Roger Ebert wasn't the first famous film critic, nor the first one to appear on television. But very few had a greater impact than Ebert, and fewer still were as well respected.
Ebert, who died on Thursday after a long bout with cancer, was a man who knew and loved film and happened to be a talented journalist - he earned a Pulitzer Prize for his reviews in 1975, the first film critic to do so.
Yet he was not just a gifted writer. Ebert was someone who changed the face of film criticism in several fundamental ways. As co-host of "Sneak Previews" with Gene Siskel - the PBS series that was the springboard for the syndicated "Siskel and Ebert At The Movies" - Ebert helped devise the first truly successful format for reviewing films on television. The show is best remembered for introducing the phrase "Two thumbs up" to the public lexicon. Yet the show also gave Ebert and Siskel the opportunity to discuss the virtues and flaws of a film in a way most broadcast critics did not, and though their frequent disagreements were fun to watch, they also gave a clear picture of the passions of the two writers.
Ebert and Siskel also reaffirmed the often-overlooked power of critics to shape a film's success. If a movie earned thumbs up from Roger and Gene, it was sure to be mentioned prominently in the picture's ad campaign. Many in the industry believed it could mean the difference between a hit and a flop. In addition, Ebert and Siskel used the show to champion offbeat and independent films that mattered to them, and Ebert even curated an annual film festival at the University of Illinois devoted to pictures he believed were overlooked.
While television made Ebert famous and wealthy, he clearly preferred being in front of a keyboard than a camera, and that became increasingly clear in the last decade of his life. Ebert's battle with cancer prevented him from appearing on television in last years (though he and his wife Chaz Hammelsmith Ebert produced the show "Ebert Presents At The Movies" through 2011, in which critics he admired reviewed new films). But he maintained a prolific output as a writer, reviewing literally hundreds of new movies each year as well as revisiting older titles. (As Ebert himself once wrote, "My newspaper job is my identity.")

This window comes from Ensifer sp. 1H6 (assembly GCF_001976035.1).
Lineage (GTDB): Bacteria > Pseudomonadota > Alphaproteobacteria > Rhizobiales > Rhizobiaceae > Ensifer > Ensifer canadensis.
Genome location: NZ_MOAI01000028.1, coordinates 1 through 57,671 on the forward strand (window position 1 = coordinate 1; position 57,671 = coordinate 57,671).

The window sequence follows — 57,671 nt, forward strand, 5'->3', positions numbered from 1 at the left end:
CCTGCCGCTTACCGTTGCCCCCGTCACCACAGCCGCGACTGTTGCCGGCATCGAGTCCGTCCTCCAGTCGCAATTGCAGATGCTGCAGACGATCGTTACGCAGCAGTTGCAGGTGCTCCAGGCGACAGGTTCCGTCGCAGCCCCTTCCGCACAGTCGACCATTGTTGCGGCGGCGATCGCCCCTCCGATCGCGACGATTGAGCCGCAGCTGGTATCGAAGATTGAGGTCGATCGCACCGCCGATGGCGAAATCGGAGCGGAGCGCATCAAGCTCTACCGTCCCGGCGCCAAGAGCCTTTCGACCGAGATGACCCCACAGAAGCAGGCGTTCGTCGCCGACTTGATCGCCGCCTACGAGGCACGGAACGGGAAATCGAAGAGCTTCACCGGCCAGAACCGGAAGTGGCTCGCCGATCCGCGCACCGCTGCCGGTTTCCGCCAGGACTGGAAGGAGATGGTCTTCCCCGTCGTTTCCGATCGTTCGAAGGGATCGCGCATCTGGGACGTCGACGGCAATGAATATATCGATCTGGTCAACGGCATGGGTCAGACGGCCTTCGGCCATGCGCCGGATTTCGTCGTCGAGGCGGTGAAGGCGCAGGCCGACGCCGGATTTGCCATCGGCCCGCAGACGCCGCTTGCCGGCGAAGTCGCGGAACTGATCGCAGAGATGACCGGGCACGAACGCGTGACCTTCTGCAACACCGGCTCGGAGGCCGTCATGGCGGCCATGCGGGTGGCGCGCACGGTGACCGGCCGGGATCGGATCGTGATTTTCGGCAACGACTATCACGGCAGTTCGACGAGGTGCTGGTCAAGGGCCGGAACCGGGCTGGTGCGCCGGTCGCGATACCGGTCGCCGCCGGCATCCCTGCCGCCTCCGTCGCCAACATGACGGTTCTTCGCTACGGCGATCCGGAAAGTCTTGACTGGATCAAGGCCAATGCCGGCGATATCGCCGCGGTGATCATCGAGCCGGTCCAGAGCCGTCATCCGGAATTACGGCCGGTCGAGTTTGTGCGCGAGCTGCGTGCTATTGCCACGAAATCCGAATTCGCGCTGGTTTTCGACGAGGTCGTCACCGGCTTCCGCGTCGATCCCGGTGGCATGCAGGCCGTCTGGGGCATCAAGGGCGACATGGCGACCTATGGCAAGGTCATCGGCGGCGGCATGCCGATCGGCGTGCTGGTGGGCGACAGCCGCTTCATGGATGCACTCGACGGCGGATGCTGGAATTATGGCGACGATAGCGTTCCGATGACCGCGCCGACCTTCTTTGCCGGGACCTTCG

Ebert also took to the internet, writing a blog in which he wrote with disarming honesty about all aspects of his life, from his misadventures writing a unproduced movie for the Sex Pistols to his struggle with alcoholism (he was sober from 1979 onward) and creating an online archive of his decades of work as a film critic. And Ebert joined Twitter, where his often-witty posts earned a following of their own.
Only a day before his death, Ebert published a blog post in which he said his health issues were forcing him to take a "leave of presence" - he intended to cut back on his schedule of movie reviews, but would still keep up his blog, beef up his internet presence, and even launch a Kickstarter campaign to fund new episodes of "Ebert Presents At The Movies." The message was as clear, articulate, and passionate as ever, and it's hard to believe it was the work of a man with less that 48 hours to live.
[Related: Roger Ebert’s 7 Most Shareable Quotes]
Ebert was a man who changed the shape of film criticism at a time when Hollywood was reshaping itself from the late 1960s to the present day. But to the end, he was dedicated to two things - his craft, and his love of movies. It doesn't seem likely anyone is going to surpass on either count any time soon.